Motley Rice LLC Commends Congress for Veto Override Allowing Justice Against Sponsors of Terrorism Act to Become Law
Today, the Justice Against Sponsors of Terrorism Act, JASTA, became a law that will now allow foreign sponsors of terrorist attacks in the U.S. to be held accountable in U.S. civil courts, abolishing foreign governments’ immunity for their role in supporting terror attacks on U.S. soil. Motley Rice LLC commends Congress for its actions to override the veto.
Today, the U.S. Senate and the U.S. House of Representatives, respectively, voted to override a presidential veto of JASTA, following the President’s veto of the bill on Friday, Sept. 23, 2016. A vote of more than two-thirds from the House and Senate was achieved in order to override the President’s veto of the bill. The overwhelming support for JASTA is shown by the fact that this veto override marks the first time that Congress has overridden a veto by President Obama.
The House unanimously passed the bill on Friday, Sept. 9 and the Senate unanimously passed the bill on May 17, 2016.
After Sept. 11, 2001, Motley Rice attorneys initiated and led the groundbreaking, complex litigation against the financiers and material supporters of the terrorist organization al Qaeda. In keeping with late Motley Rice co-founder Ron Motley’s “no stone left unturned” discovery philosophy, Motley Rice lawyers dedicated significant time and resources into al Qaeda’s financing and material support in a global investigation for clients demanding accountability. When the first suit was filed by attorneys with Motley Rice in August 2002, Ron Motley described the suit, saying “it is about protecting all Americans from the future atrocities these barbarians are planning.” Asked about the enormity of the task of proving the case, Motley assured “we’ll leave no stone unturned, I can assure you of that.”
In August 2002, Motley Rice filed the first civil action for 500 survivors and family members of victims of the 9/11 attacks. Since this action—Thomas Burnett Sr. et al v Al Baraka Banking and Investment, et al—was filed, the number of plaintiffs has grown to include nearly 6,000 survivors and family members, which became organized under the title 9/11 Families and Survivors United for Justice Against Terrorism to support the JASTA legislation. The action has been consolidated in the U.S. District Court for the Southern District of New York as In re Terrorist Attacks on September 11, 2001, 03 MDL 1570. The litigation strives to hold responsible the individuals, banks, corporations and purported charities historically implicated in sponsoring al Qaeda’s terrorist activities. This lawsuit is based on the principles of safety and freedom from terrorism and is designed to deter and strip resources from those individuals and entities that fund terrorism, and ultimately depriving them of the means to sponsor or otherwise promote future acts of terror.
For 40 years, since 1976, the U.S. has laws designed to enable victims of terrorism to bring suit against foreign states and entities that sponsor terrorism in the United States. However, in 2009, the Second Circuit U.S. Court of Appeals dismissed claims by victims of the 9/11 terror attacks against Saudi Arabia and so-called charities based in that country. The Second Circuit held that no one could be accountable for financing or supporting a terrorist attack in the United States as long as the money or support was given outside of the United States.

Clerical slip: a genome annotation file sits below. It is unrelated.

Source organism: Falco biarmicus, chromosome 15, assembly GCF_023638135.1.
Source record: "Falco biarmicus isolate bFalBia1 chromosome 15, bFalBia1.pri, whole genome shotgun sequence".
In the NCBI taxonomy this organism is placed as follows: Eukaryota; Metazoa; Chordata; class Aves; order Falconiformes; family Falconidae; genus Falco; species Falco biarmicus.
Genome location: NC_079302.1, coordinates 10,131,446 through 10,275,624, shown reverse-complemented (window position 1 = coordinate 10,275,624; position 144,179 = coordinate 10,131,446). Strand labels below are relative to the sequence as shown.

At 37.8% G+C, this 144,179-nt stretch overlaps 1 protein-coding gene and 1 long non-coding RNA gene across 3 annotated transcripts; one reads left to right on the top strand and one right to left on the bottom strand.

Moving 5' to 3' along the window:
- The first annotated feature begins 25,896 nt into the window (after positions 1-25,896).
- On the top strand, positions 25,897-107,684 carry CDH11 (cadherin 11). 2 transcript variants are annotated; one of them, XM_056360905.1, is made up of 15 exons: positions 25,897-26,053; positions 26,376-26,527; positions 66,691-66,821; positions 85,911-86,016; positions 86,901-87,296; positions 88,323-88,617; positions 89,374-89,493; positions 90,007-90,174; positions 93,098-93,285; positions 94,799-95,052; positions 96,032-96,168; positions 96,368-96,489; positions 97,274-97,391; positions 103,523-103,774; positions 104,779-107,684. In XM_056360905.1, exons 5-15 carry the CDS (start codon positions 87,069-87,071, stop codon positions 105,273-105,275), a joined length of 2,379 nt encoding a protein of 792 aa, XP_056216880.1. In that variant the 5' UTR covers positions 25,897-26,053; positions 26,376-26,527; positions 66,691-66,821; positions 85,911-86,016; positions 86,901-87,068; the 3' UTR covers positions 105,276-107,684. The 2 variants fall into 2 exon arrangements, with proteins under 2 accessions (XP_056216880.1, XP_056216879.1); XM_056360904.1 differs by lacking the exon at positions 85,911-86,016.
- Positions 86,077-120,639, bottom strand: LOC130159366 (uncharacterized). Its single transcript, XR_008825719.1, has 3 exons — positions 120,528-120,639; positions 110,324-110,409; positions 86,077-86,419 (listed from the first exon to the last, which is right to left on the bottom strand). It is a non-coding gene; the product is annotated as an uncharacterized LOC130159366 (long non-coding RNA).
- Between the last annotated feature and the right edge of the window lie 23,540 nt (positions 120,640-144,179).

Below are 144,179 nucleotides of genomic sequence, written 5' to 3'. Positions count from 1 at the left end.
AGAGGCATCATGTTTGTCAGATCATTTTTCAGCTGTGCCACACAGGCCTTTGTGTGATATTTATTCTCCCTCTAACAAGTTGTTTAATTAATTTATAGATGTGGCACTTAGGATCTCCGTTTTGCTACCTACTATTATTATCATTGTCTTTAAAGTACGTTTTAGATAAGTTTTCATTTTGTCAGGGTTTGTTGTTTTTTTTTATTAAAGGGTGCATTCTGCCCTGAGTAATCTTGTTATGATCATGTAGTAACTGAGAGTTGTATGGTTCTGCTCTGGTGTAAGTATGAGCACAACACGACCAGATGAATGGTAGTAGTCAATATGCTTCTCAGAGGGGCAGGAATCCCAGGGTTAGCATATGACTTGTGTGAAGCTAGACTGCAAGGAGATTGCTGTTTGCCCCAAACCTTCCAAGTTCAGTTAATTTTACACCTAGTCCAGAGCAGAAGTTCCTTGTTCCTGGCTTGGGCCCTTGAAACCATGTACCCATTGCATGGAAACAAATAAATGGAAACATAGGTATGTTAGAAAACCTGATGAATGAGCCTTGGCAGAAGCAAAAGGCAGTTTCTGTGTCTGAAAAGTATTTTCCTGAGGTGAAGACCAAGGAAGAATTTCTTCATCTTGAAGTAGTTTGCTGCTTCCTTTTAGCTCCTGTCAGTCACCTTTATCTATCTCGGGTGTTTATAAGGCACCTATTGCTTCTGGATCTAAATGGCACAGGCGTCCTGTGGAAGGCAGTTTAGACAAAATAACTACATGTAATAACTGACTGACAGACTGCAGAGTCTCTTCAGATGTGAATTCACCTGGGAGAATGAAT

The Senate first introduced JASTA in 2009 with the full support of the 9/11 Families and Survivors and their support has remained since that time. Signed into law today, JASTA finally corrects and restores the ability to bring suit against foreign governments for alleged terror attacks on U.S. soil.
“JASTA becoming a law is long overdue. I am pleased that the 9/11 Families and Survivors finally received the recognition from our elected officials that they so deserve. All congressional members should be commended for coming together, something we don’t see often enough, to see this legislation become law. For years, the 9/11 Families and Survivors displayed the courage to ‘Do Something’ — the final words of Tom Burnett who heroically took over Flight 93 with the other brave passengers, saving our nation’s capital from further harm. They selflessly saved countless lives. I also thank the co-sponsors for their leadership in helping see this bill pass and for everyone who has supported this bill and the Families from the beginning,” said Jodi Westbrook Flowers, Motley Rice LLC member and attorney for 9/11 Families and Survivors United for Justice Against Terrorism.
“The 19 hijackers who murdered thousands of Americans on 9/11 did not act alone. They could not have succeeded in the attack without significant material support, including the financial means, to carry out Sept. 11, 2001. They spoke limited English, some needed help with pilot school in order to learn how to fly a plane, others were provided banking services, training, housing and transportation.” she said.
Flowers continued, “Our investigation into those who provided the material support to al Qaeda and Bin Laden will speak for itself in a court of law. It is time for the legal maneuvering by the Saudis to end, it is time for the 9/11 Families and Survivors’ day in Court.”
Motley Rice attorney Robert Haefele described JASTA as sound public policy that safeguards the rights of those harmed by terrorism. “Beyond finding accountability for the 9/11 Families, JASTA is a mechanism to help protect Americans by being a deterrent to future terrorist attacks. Knowing that justice will prevail in an American court, would-be terrorists and those who support them financially and logistically should take heed,” Haefele said. He, as well as the 9/11 families and survivors are thankful for Congress’ show of strong, bipartisan support, he said.
To learn more about JASTA, visit www.passjasta.org.